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Former Fukushima executives ordered to pay £80 billion in fines

19 July 2022

A Tokyo district court ordered former executives of Tokyo Electric Power (Tepco) to pay 13 trillion yen (£80bn) in damages on July 13 for failing to prevent the triple meltdown at the Fukushima Daiichi nuclear power plant in 2011. The court judged that the four defendants, including Tepco’s President at the time of the disaster, could have prevented the incident had they “exercised due care”.

Image: IAEA
Image: IAEA

The four defendants found liable are unlikely to be able to pay the damages, however they will be expected to pay as much as their assets allow. A fifth defendant in the case, which was filed back in 2012 by 48 Tepco shareholders, was not found liable for damages. The Tepco shareholders who filed the lawsuit had been seeking around 22 trillion yen in damages. The Tokyo district court ruling focused on whether the former Tepco executives could have predicted a serious nuclear accident occurring at the Fukushima plant after a tsunami.

The lawsuit is the first time that company executives have been found liable for damages relating to the 2011 disaster. The compensation is also believed to be the largest amount ever awarded in a civil lawsuit in Japan.

The Fukushima disaster on 11 March 2011 occurred after an earthquake triggered a tsunami which killed 18,000 people along Japan’s northeast coast. The Fukushima plant, which is located around 150 miles (241km) north of Tokyo, suffered meltdowns in three of its six reactors after the tsunami struck and flooded the facility’s backup generators. The disaster was the worst nuclear power incident since the 1986 Chernobyl disaster. Although no one was killed as a result of the meltdown, the long-term effects of the radiation remain unclear.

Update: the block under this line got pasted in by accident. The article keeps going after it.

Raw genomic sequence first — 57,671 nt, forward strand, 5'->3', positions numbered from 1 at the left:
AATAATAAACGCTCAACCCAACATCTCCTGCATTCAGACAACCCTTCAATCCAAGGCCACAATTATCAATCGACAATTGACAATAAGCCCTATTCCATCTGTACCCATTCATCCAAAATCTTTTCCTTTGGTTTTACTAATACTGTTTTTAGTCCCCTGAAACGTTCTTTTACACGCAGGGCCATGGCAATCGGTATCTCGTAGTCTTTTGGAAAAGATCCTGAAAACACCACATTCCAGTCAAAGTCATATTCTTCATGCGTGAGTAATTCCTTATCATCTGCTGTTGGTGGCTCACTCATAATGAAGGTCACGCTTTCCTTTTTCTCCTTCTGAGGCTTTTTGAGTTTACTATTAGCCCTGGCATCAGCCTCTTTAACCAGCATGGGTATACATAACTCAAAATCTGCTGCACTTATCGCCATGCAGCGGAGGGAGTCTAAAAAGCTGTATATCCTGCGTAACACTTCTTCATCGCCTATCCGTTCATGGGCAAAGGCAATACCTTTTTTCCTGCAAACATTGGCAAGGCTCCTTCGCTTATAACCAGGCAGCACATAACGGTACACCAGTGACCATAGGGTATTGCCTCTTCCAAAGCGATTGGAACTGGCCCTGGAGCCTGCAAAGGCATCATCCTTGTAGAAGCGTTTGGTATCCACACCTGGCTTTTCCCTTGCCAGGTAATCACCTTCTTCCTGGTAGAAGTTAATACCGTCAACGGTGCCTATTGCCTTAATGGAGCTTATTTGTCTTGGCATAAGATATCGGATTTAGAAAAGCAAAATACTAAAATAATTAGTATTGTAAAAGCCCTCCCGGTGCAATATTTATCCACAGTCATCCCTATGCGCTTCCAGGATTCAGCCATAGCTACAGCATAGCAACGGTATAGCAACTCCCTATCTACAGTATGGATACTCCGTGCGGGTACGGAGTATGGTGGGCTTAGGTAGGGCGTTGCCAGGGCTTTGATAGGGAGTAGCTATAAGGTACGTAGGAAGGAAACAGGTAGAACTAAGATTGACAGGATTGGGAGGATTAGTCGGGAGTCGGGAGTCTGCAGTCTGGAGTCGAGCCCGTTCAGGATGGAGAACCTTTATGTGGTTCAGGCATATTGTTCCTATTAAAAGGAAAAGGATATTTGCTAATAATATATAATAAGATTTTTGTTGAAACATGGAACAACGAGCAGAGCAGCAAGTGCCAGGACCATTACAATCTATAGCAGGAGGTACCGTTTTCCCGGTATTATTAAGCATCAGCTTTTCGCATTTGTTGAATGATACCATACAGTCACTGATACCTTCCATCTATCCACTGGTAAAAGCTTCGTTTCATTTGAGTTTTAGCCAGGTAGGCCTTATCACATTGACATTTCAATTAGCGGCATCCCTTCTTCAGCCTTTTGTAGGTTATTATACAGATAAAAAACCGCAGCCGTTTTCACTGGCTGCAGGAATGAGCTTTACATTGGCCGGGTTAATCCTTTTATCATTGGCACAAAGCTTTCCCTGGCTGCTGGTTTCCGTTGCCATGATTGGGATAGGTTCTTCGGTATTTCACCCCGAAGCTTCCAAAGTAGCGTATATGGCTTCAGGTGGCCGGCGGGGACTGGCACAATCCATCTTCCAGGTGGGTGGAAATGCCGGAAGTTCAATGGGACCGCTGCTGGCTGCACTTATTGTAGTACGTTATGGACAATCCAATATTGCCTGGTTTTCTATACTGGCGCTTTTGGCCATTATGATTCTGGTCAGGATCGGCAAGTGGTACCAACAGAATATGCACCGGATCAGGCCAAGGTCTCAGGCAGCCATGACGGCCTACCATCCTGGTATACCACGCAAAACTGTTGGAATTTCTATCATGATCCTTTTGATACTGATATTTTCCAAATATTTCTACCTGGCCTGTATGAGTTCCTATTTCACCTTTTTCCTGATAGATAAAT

The Tepco shareholders argued in the Tokyo district court that the disaster could have been prevented if Tepco executives at the time had listened to research and carried out preventative measures. Although Tepco has said it did everything it could to protect the plant and that it was powerless to take precautions against a tsunami of the size that struck in 2011, an internal document revealed in 2015 showed that the company had been aware of the need to improve the facility’s defences against tsunamis as early as 2009.

The Tokyo court ruled that plant operators have an obligation to prevent severe accidents based on the latest scientific and expert engineering knowledge and that the executive had failed to listen to the warnings.

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